Over the next four days, some 130,000 exhibitors, farmers and members of the general public will descend on the event which has been a mainstay in New Zealand agri-business for the past five decades.

There are the usuals you would expect at an event like this. Fonterra, Claas, Case, De Laval and John Deere are on the ground pressing the flesh and meeting customers old and new.

The Irish

It would not be a large scale agricultural event without an Irish footprint. A few of the Irish companies and bodies exhibiting at Fieldays include Enterprise Ireland, Invest NI, Bord Bia’s Origin Green programme and Dairymaster’s New Zealand wing of operations.

Enterprise Ireland is working with some companies like FarmFlo to help develop a footprint at the event.

While it is very similar to our National Ploughing Championships with large amounts of trade stands, Fieldays is not of the same scale and size. It has been in operation at Mystery Creek (still waiting to see what the Mystery is) just outside of Hamilton on New Zealand’s north island for the past 48 years.

New Zealand agriculture

New Zealand is on the push internationally to sell its primary export wares. Dairy prices, like our own, are struggling but there is an increasing sense of optimism, while the beef trade is “on fire” according to local reports this morning. The government has developed a plan called Business Growth Agenda which has ambitions to double primary exports by 2025. New Zealand food exports are worth in the region of NZ$32bn (€19bn).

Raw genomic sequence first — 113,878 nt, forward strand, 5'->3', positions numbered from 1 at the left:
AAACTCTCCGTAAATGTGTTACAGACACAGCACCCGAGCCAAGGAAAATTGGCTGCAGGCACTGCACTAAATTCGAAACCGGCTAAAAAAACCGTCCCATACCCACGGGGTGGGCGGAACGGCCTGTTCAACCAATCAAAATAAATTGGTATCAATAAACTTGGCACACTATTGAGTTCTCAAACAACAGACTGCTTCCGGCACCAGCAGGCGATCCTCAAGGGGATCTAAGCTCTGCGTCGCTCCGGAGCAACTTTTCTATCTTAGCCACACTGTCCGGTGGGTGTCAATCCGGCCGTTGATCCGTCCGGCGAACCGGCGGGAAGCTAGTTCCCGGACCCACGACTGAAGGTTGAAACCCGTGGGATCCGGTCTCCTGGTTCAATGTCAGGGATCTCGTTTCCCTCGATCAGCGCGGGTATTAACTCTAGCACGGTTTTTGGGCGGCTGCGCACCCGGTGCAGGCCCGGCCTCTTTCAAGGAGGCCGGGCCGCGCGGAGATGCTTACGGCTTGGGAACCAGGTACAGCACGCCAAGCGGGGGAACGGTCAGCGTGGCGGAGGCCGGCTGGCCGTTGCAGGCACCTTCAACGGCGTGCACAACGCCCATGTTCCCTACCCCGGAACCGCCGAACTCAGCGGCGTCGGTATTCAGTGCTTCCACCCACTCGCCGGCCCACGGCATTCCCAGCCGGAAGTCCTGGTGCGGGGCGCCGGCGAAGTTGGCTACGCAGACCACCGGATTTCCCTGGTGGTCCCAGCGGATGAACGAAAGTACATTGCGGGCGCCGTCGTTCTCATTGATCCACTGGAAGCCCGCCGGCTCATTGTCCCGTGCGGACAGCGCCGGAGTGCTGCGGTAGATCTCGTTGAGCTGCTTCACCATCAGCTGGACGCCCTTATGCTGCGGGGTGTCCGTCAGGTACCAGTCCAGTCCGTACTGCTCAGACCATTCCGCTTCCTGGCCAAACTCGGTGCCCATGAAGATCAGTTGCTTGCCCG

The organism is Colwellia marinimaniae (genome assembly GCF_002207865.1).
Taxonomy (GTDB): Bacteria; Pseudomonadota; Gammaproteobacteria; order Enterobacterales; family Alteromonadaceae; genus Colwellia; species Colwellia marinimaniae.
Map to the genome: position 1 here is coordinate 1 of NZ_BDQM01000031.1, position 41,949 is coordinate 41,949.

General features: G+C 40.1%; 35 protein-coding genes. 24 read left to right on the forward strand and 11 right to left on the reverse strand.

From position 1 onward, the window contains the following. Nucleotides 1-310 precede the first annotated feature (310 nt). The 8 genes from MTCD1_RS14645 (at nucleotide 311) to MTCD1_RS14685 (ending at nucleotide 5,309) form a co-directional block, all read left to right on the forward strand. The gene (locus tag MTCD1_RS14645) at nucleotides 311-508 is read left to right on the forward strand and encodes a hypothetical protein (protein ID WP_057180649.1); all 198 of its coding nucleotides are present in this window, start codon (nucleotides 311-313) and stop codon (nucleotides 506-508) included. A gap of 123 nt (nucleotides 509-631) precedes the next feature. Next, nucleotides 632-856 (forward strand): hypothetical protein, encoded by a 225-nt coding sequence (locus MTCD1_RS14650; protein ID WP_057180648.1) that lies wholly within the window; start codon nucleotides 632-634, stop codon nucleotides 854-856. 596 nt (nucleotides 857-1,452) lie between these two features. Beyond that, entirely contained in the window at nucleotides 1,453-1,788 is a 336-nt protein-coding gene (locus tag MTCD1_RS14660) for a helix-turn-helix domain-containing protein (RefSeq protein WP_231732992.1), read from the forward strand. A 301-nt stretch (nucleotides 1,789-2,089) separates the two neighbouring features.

However, it is not all plain sailing for Kiwi farmers with ever increasingly stringent environmental regulations being implemented at farm level one of the many challenges for the entire sector.

Fieldays checklist

The checklist of events to look out for at Fieldays include a competition to find New Zealand’s most eligible rural batchelor, a fencing competition and a New Zealand agri innovation centre.

Stay tuned to www.farmersjournal.ie for updates from the Fieldays over the next couple of days. We will be interviewing the president from the equivalent of the IFA, New Zealand’s agriculture and trade minister and talking to the Irish here.